‘To Save the People from Their Sins’

While staying in the rectory of the St. Thomas Aquinas Newman Club at the University of North Dakota, on the shelves of the guest room I noticed the B.A.C. edition of Aquinas’s Summa Theologiae. I had seen this edition before. With a few moments to spare, I took down the third part of the Summa, … Read more

Giuliani Adviser is an Accused Pedophile Priest?

Since 2002, Msgr. Alan Placa has worked for Rudy Giuliani as a consultant at Giuliani Partners. In 2003 a grand jury report of Suffolk County, NY, accused Placa of sexually abusing multiple victims. A spokeswoman for Giuliani Partners told Salon Magazine that the former New York City mayor believes Placa was “unjustly accused.” The grand … Read more

Thanksgiving Bounty

  This is my third attempt to get through the fall harvest of superb new CD releases, but it is still fall, and there is a lot to harvest. This abundance illustrates William Buckley’s recent remark in the November issue of the British Gramophone magazine, that "it has to be the greatest gift of modern … Read more

Bishops Say Immigrants’ Needs Come Before Border Security

The three bishops of Maryland have just released a statement on immigration, saying the right of a nation to control its borders is secondary to an immigrant’s basic needs. These three bishops — Archbishop O’Brien, Archbishop Wuerl, and Bishop Saltarelli — reiterate the policy espoused by the United States Conference of Catholic Bishops in their … Read more

Giving Thanks for Thanks

Why do we give thanks to God for his gifts? There’s something redundant about it. He neither requires nor benefits from our thanks, any more than he does our praise. We don’t thank God so that, like the dentist friend on Seinfeld who doled out hockey tickets only until Jerry stopped thanking him, he’ll know … Read more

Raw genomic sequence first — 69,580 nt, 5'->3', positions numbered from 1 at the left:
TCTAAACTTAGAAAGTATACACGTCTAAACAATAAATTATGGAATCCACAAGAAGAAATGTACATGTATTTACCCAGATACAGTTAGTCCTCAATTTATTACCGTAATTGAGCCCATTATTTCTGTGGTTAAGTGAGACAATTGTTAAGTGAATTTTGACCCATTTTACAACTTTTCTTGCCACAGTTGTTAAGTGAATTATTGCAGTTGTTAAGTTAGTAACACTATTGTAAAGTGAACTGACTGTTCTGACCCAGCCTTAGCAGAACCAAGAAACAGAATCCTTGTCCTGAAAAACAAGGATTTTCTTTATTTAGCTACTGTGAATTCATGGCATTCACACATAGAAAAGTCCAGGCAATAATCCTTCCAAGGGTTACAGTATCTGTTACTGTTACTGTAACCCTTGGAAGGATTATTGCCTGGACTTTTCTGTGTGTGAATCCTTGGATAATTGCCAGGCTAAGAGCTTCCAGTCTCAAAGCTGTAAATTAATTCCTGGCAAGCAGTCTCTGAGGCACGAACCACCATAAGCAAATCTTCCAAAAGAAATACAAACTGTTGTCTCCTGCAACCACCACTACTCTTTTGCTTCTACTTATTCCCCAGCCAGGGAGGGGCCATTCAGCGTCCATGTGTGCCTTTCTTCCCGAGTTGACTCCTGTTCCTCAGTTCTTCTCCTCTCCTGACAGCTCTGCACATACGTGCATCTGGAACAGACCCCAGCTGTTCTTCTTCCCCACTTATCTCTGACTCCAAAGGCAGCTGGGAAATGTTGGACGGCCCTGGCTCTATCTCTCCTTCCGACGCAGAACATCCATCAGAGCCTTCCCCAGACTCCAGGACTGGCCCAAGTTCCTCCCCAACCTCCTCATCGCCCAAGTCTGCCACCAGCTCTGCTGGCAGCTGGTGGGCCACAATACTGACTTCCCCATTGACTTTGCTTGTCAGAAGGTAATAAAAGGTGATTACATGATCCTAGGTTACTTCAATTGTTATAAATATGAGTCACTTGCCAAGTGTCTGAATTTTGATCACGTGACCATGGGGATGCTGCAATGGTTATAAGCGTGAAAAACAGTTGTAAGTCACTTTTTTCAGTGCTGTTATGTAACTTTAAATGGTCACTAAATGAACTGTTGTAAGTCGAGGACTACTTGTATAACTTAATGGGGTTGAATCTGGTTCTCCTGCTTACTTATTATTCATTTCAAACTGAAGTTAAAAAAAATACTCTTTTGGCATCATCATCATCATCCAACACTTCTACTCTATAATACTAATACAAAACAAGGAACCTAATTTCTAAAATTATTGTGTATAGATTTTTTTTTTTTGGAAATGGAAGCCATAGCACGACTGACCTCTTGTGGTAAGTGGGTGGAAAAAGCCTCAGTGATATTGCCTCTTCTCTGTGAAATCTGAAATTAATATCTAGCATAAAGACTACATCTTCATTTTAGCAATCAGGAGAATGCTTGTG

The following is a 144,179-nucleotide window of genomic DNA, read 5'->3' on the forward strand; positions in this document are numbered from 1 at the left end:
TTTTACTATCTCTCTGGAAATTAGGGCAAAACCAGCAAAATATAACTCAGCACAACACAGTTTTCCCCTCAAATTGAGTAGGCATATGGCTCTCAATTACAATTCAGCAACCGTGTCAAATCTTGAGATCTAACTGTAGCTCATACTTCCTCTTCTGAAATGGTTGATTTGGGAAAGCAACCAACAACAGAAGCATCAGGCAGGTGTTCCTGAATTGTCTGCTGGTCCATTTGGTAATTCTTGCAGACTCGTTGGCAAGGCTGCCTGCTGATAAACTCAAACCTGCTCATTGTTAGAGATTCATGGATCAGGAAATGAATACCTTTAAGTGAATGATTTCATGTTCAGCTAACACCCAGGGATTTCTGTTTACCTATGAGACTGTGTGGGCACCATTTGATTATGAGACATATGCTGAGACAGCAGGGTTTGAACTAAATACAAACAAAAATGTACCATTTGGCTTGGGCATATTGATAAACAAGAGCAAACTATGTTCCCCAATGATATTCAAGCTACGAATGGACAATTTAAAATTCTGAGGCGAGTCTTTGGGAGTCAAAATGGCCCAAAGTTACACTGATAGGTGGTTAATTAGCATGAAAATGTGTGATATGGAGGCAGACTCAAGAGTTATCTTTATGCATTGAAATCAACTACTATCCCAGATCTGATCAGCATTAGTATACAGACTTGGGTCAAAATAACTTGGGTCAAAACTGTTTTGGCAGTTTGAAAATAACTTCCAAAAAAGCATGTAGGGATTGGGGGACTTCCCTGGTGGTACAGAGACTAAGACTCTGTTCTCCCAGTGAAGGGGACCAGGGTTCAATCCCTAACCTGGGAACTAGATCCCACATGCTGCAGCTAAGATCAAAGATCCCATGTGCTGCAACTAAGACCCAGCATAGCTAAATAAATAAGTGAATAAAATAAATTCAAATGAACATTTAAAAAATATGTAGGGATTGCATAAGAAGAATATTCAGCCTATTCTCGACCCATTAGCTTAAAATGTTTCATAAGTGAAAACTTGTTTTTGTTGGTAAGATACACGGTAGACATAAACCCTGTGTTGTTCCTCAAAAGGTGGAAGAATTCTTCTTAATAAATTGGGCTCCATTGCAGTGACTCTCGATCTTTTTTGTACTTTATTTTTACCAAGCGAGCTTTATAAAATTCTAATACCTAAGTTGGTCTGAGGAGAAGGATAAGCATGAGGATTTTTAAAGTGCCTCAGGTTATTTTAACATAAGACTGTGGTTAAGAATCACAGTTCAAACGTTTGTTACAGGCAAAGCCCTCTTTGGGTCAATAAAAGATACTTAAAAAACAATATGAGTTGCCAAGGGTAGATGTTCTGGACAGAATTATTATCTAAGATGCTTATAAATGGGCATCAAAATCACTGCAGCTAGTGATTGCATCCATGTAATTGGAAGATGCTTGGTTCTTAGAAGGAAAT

Lying About the Loaves and Fish

A Thanksgiving Mass reading from the Gospel according to AmChurch:   The Jewish feast of Passover was near. When Jesus raised his eyes and saw that a large crowd was coming to him, he said to Philip, “Where can we buy enough food for them to eat?” He said this to test him, because he … Read more

A Conversation with James V. Schall, S.J., Part II

InsideCatholic.com music critic Robert R. Reilly sat down with noted writer, political thinker, and Georgetown University professor Rev. James V. Schall, S.J., to talk about the life of the mind, the future of the West, and lessons learned over a long career in education. This is the second part of the interview. Click here to … Read more

Erik Von Kuehnelt-Leddihn

It is by way of solid compliment to call Erik von Kuehnelt-Leddihn (1909-1999) a baroque incarnation, like an enfleshment of Salzburg’s Kollegienkirche, for the baroque is an art of overstatement done so elegantly that truth is not distorted. The one glaring understatement I heard from him was, "I dislike specialization" — words baroquely unbaroque in … Read more

Did the Bishops Punish Archbishop Burke?

  Perhaps it should come as no surprise that Archbishop Raymond Burke (St. Louis) lost an election at the annual meeting of the U.S. bishops last week.   Over the past three years, Burke has assumed the mantle of the late Cardinal John O’Connor in pro-life matters, challenging fellow bishops to take stronger stances in … Read more

Woman To Woman

Catholic women who find themselves unexpectedly pregnant stand to benefit from others’ experience. This was the thought that motivated me to post some readers’ emails on my blog addressing the struggle to remain open to life in marriage and the difficulty of accepting an unexpected pregnancy. “Let’s encourage one another,” I wrote on the blog. … Read more